Inside a lab at the Sanford Consortium for Regenerative Medicine, researchers are doing something truly remarkable. They are growing tiny versions of developing human brains in order to study everything from Alzheimer’s disease to the Zika virus. Alysson Muotri is the co-director of the UC San Diego Stem Cell Program and leads the team researching brain organoids. He recently sat down with Dr. David Granet on Health Matters to discuss the endless possibilities of his research.
Muotri’s organoids are often referred to as “mini-brains,” but they are far from what that name might suggest. The organoids are grown from stem cells, which are harvested from living tissue, such as skin cells. Researchers give those stem cells instructions to become neural cells. Eventually they form tiny clusters of neural cells, about the size of a pea. Those clusters have been shown to exhibit some of the same characteristics of developing human brains, including firing electrical signals in specific patterns. But, the organoids do not contain every type of brain tissue, and have no vascularization.
Despite the differences with the human brain, organoids have proven useful in understanding and treating disease. One of the major successes of Muotri’s research was finding and testing an existing drug to treat mothers infected with Zika virus. The drug can prevent the disease from being passed to the baby and causing microcephaly. Muotri is hoping his lab will continue to have success using the organoids as an effective brain model to find more cures, and provide a deeper understanding of brain development and disease. And, his work isn’t limited to Earth. Muotri recently launched his organoids into space for a groundbreaking study.
Check out highlights from this year’s conference addressing a variety of topics, including the impact of trauma and immigration on child development and people with intellectual and developmental disabilities.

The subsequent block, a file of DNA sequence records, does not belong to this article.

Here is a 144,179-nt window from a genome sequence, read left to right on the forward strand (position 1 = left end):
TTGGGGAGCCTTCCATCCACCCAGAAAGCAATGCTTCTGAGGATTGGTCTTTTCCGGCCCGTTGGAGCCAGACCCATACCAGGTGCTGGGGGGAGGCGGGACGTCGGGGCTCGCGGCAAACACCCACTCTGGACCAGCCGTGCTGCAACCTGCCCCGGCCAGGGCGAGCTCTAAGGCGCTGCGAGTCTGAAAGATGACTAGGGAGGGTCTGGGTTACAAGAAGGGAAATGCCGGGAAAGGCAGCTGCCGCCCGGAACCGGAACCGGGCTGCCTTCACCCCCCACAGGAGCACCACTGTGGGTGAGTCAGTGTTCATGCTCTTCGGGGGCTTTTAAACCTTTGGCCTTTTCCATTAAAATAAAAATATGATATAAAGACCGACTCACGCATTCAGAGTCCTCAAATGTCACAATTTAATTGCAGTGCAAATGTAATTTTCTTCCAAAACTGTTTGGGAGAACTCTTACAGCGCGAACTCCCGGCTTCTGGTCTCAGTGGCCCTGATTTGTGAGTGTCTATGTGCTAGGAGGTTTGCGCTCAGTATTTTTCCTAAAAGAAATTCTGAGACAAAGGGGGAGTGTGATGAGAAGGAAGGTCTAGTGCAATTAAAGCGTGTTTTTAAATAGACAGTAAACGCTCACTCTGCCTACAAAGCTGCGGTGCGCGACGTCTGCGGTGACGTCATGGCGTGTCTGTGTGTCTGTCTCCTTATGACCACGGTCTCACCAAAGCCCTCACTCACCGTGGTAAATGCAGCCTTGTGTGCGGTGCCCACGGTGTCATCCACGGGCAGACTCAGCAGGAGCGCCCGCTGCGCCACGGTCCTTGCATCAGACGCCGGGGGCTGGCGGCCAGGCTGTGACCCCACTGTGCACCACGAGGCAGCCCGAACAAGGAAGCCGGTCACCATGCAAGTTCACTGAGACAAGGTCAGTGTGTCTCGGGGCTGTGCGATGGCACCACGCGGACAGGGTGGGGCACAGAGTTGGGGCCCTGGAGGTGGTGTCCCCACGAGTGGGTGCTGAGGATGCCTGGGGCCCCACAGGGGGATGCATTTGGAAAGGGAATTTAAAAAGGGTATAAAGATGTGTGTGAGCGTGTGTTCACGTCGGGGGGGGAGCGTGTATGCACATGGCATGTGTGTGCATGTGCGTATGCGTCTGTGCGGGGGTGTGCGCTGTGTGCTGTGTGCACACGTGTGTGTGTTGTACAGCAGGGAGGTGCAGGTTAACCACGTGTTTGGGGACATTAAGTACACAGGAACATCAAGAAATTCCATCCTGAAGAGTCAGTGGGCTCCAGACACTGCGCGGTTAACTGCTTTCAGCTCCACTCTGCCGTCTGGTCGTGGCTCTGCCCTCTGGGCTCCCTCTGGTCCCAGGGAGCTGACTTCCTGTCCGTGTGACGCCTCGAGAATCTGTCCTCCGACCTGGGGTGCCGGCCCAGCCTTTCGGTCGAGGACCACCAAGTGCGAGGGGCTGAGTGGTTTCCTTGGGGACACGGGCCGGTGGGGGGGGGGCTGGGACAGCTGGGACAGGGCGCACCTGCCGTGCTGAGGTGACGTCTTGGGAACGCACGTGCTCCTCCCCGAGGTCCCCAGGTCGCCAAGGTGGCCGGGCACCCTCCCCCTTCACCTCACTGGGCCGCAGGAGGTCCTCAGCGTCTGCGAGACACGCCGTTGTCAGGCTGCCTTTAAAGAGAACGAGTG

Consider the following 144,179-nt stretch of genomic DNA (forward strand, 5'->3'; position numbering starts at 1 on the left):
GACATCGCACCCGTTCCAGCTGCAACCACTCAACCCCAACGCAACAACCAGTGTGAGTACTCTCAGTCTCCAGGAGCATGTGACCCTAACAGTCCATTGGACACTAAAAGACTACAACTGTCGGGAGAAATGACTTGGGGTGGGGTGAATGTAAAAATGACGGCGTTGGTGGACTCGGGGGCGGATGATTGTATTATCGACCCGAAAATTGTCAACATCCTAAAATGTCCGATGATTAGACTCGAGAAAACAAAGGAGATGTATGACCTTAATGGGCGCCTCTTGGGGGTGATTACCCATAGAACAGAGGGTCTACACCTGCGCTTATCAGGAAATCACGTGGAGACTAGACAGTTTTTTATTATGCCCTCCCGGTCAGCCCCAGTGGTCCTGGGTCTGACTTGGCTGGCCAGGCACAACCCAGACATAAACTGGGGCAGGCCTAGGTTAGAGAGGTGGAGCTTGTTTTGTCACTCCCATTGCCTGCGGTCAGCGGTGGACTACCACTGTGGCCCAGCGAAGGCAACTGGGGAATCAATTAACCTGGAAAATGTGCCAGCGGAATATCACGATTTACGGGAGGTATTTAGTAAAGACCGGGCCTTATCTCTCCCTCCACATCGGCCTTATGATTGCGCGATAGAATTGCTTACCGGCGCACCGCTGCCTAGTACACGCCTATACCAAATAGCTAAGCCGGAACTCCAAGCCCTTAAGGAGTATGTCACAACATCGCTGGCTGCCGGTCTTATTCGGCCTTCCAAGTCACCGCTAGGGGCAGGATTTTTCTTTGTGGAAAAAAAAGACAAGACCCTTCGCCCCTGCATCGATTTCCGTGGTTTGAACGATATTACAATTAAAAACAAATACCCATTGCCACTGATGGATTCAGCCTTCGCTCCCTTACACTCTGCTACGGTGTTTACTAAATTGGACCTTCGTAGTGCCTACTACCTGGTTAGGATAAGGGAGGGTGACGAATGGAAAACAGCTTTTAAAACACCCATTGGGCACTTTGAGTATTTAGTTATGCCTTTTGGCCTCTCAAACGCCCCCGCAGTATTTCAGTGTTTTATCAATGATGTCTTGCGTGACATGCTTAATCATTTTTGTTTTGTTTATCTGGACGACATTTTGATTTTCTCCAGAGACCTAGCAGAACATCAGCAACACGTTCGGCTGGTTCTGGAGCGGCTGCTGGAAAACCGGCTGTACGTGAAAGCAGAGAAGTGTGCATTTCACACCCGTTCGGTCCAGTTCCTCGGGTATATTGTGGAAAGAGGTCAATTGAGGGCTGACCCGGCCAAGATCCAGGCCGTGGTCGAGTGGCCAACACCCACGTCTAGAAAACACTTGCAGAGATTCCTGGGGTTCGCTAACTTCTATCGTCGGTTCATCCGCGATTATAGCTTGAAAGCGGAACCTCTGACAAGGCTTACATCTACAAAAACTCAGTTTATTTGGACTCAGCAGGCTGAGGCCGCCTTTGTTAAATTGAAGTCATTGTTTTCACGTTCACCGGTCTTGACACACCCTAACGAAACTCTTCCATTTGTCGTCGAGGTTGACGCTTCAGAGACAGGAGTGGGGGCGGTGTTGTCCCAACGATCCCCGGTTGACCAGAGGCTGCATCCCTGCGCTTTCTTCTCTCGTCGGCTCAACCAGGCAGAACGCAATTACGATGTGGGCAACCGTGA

Offering a unique update for primary care and subspecialty health care professionals and others who care for children, youth, and adults with developmental disabilities and complex health care needs, the conference covered a broad spectrum of developmental disabilities across the lifespan including autism spectrum disorders, mental health, genetic screening and diagnoses, and intervention and therapeutic consideration. Focus on special education, law enforcement, and policy from a variety of specialists adds to the content.
Presentations by expert faculty should be of interest to pediatricians, family physicians, nurse clinicians, psychologists, and internists who are involved in the healthcare of individuals with developmental disabilities, as well as to those in other health-related disciplines including health policy, epidemiology, psychiatry, school health, social work, and case management services.
While the conference is designed for health care professionals, families and individuals with developmental disabilities will also learn from the various represented disciplines. The conference was held at UCSF on March 14 and 15, 2019.
Yesterday, President Barack Obama announced his plans to create a bold, $100 million public-private initiative to better understand the brain and the diseases that affect it. Appropriately called BRAIN (for Brain Research through Advancing Innovative Neurotechnologies), the group brings together experts across private industry, academia and government agencies in the areas of neuroscience, neurotechnology and neuroscience.
And it seems our viewers are always hungry for more. UCTV’s Human Brain iTunes feed consistently shows up in iTunesU’s Top 10 Collections and “What’s Hot” sections.
No doubt that President Obama’s endorsement will mean even more exciting discoveries — and UCTV programs — to come. In the meantime, subscribe to our Human Brain feed in iTunes and browse our archive of Neurology programs at our website. There’s plenty to keep your brain busy!